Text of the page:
I know that if I want a more full future that my only chance demands that I open the door and push into the discomfort that stands between here and the possibilities that lie in the treasures of divine surprises.    Avoiding those surprises through avoiding discomfort is avoiding the gifts life has waiting for me.

The youthful exuberance and resilience I once had is gone, replaced now with more wisdom.  I need to choose where and when I push through discomfort rather than just bouncing about, hoping to find an opening.

Between love and fear, choose love, opening to connection rather than closing down to pretend separation.   Have the courage to change what you can, the serenity to accept what you cannot change, and the wisdom to know the difference.

But always know that to get the most out of life, choosing to push into discomfort is the only way to go beyond where you are now, to make new and better choices that offer the blessings of divine surprise.

Carry That Weight

Who would I be without the burdens that I have learned to carry?

How the hell should I know?

Part of the whole construct/deconstruct/rebuild ethos of rebirth is looking deeply at the ideas you carry, at the expectations and beliefs that are contained in your stories, and discarding those that you can.   To become new we must clear out the old, but not at the cost of throwing the baby out with the bathwater.   Something must be worth holding on to.

I am aware that I do not discard enough in my life.   Intellectually, that is easy to know, but emotionally, in a life full of hoarding scraps, of protecting what I have scraped together, well, letting go is easier said than done.   I know loss very well, being used to having what I value removed, so discarding isn’t easy.

I know that objects and symbols are not meaning, that their power comes from the stories attached to them, but those tales form the bedding I nest in every night. New possibilities always seem to come with new burdens, weights that feel more oppressive than the bundles I have already learned to carry.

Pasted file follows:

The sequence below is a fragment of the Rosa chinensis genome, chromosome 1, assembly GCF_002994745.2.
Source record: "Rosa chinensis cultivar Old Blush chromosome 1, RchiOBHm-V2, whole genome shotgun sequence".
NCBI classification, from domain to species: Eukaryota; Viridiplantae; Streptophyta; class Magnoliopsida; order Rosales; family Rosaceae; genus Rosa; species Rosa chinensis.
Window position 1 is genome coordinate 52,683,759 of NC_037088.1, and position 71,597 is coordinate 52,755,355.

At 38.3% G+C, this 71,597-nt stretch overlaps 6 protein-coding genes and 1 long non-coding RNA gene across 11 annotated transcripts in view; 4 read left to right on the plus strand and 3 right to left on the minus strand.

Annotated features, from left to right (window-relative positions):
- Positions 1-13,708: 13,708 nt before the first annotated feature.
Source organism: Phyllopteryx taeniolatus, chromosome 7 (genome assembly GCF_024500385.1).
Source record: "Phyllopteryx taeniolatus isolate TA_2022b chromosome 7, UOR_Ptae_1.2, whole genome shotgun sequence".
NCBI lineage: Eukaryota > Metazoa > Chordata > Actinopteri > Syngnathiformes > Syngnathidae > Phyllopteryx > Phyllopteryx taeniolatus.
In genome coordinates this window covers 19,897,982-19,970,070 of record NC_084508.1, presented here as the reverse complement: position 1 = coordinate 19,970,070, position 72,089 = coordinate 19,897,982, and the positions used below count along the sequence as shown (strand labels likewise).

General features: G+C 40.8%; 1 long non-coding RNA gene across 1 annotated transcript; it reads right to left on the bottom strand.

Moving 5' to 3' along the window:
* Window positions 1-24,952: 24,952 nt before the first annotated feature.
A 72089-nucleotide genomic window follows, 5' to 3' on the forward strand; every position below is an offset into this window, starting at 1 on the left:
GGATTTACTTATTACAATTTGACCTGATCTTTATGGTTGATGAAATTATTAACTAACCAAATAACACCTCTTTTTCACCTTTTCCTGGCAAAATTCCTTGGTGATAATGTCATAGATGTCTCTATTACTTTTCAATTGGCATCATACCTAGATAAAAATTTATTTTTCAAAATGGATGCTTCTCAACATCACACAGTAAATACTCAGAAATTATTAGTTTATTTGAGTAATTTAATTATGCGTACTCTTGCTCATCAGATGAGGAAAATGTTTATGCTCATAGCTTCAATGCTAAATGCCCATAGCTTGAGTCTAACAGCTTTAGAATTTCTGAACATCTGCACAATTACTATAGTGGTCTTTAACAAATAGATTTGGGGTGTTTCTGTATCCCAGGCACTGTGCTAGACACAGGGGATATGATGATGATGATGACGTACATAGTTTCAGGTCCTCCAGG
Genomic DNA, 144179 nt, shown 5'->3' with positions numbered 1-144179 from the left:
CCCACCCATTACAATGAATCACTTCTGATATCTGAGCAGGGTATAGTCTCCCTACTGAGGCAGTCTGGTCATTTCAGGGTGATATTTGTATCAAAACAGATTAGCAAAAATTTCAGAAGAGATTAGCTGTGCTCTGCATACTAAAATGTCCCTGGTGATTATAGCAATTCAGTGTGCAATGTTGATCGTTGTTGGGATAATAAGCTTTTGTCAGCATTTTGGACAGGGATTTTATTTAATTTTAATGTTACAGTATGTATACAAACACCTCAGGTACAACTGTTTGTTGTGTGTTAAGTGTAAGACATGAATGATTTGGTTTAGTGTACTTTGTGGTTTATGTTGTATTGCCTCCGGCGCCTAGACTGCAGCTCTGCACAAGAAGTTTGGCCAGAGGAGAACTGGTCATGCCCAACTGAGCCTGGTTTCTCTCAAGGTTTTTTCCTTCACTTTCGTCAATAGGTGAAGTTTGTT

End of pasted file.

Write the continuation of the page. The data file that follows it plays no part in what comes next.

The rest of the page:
With my low levels of latent inhibition, I have always been more of a saver than a tosser, knowing that keeping lets me find patterns, giving me the possibility of having what I need in the future.    Still, I deeply process what I save, looking to work through the emotions as much as I can using my patented rational filter, the one I built in childhood to keep my feelings in check by processing and understanding the choices I saw (and felt) people making around me.

Emotion, though, doesn’t leave just because you understand its context and its roots.   The body keeps the score, as Dr. Bessel Van Der Kolk reminds us.

The weight I hold isn’t in my mind, it is held deep in my body, trapped emotions, pervasive hyper-vigilance, crippling angst, creeping fear.  “That poor, twisted man.  But don’t the suit fit nice?

Solitary rationality just can never touch that residual emotion.  Yet, that residual emotion is so sharp that it makes it difficult to touch, especially for people who never touch their emotion except in sanitized packages like workshops and Hallmark movies.   Raw is raw, and only those who have pushed through their own hell can possibly enter yours.

Eating emotions, though, does not release them.   The body still keeps the score.